So interesting, and how wonderful for leadership to have to have sight into the smarts of their team that they otherwise maybe would get a little eclipsed, if it were only if it weren't a different context.

Jay Lauf  25:55  
Well, you know, in so going back to who am I, who am I, as a leader, I think the thing I've never understood is leaders who in particular, you get a new job and leadership, and you've got your 100 day plan. And some folks jump into these roles and start making, you know, putting their fingerprints all over everything in the first like two weeks, just to show that they you know, they've got conviction, and they've got a vision, and so on and so forth. But, you know, to me, I've learned so much from the people who have worked for me on down to, you know, new kids who are associates on our teams, by just I think keeping my ears open and realizing again, what I said at the top, I know what I don't know. And so one of the rules I used to have at Quartz that as we grow at charter, we will implement here too, as I used to tell the hiring managers, among all the different criteria we have, you need to answer one question, what is the person that you are about to hire onto your team better than you at? And if you can't check that box, don't hire them. Because, you know, first time managers think that like, it's tops down, and I need people that I can mold and I'm gonna they're terrified of having anybody who might challenge them, you know, in some kind of way. And my point always is, you know, all you're no longer an individual contributor, basically, your success is 1,000%, dependent on all these people who now work for you. So don't you want to hire somebody who's actually better than you at X, Y, or Z? Because guess what, the success that you noted at the top of the hour, you know, DIA is, you know, I'm not saying this with false humility is not my own. I'm standing on the shoulders of people who are better than me at tons of things. Sure, maybe it was able to motivate them or identify them or create a line them Yeah, align them, but they did. They did the magic. You know,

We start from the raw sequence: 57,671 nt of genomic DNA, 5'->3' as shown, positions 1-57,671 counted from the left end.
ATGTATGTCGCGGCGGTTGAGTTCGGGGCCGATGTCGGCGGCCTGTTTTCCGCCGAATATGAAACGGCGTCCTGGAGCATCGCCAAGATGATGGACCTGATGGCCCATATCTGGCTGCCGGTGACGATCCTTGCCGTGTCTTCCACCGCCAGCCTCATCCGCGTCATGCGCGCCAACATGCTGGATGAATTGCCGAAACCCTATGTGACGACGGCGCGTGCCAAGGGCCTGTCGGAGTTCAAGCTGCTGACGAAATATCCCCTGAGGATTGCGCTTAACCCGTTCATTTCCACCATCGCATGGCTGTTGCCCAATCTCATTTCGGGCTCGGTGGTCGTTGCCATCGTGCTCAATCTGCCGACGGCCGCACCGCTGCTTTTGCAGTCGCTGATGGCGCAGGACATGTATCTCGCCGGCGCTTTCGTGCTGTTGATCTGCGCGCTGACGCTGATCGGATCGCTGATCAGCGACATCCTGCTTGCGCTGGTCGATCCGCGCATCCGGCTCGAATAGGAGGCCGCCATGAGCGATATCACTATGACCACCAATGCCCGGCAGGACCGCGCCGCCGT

Dia Bondi  27:39  
Dr. Stacy, Blake Baird, who is a, she has a lot of work around mentorship talks, really talks about sort of intentional, I was in a session with her and she talks a lot about intentional reverse mentorship, we always think about mentorship actually being the elder in the dyad. You know, the more mature and the dyad doing the mentoring and the more youthful voice are the younger voice in earlier earlier career voice being the mentee. And and what I hear in that is that if you're humble enough and open enough and curious enough, there is an opportunity for that to actually flip

Jay Lauf  28:16  
absolutely 100%. And you should you know, you you are shutting off development, your own development and your own creativity and your own opportunities. If you don't see that and give that the opportunity to flourish. In my mind.

Dia Bondi  28:30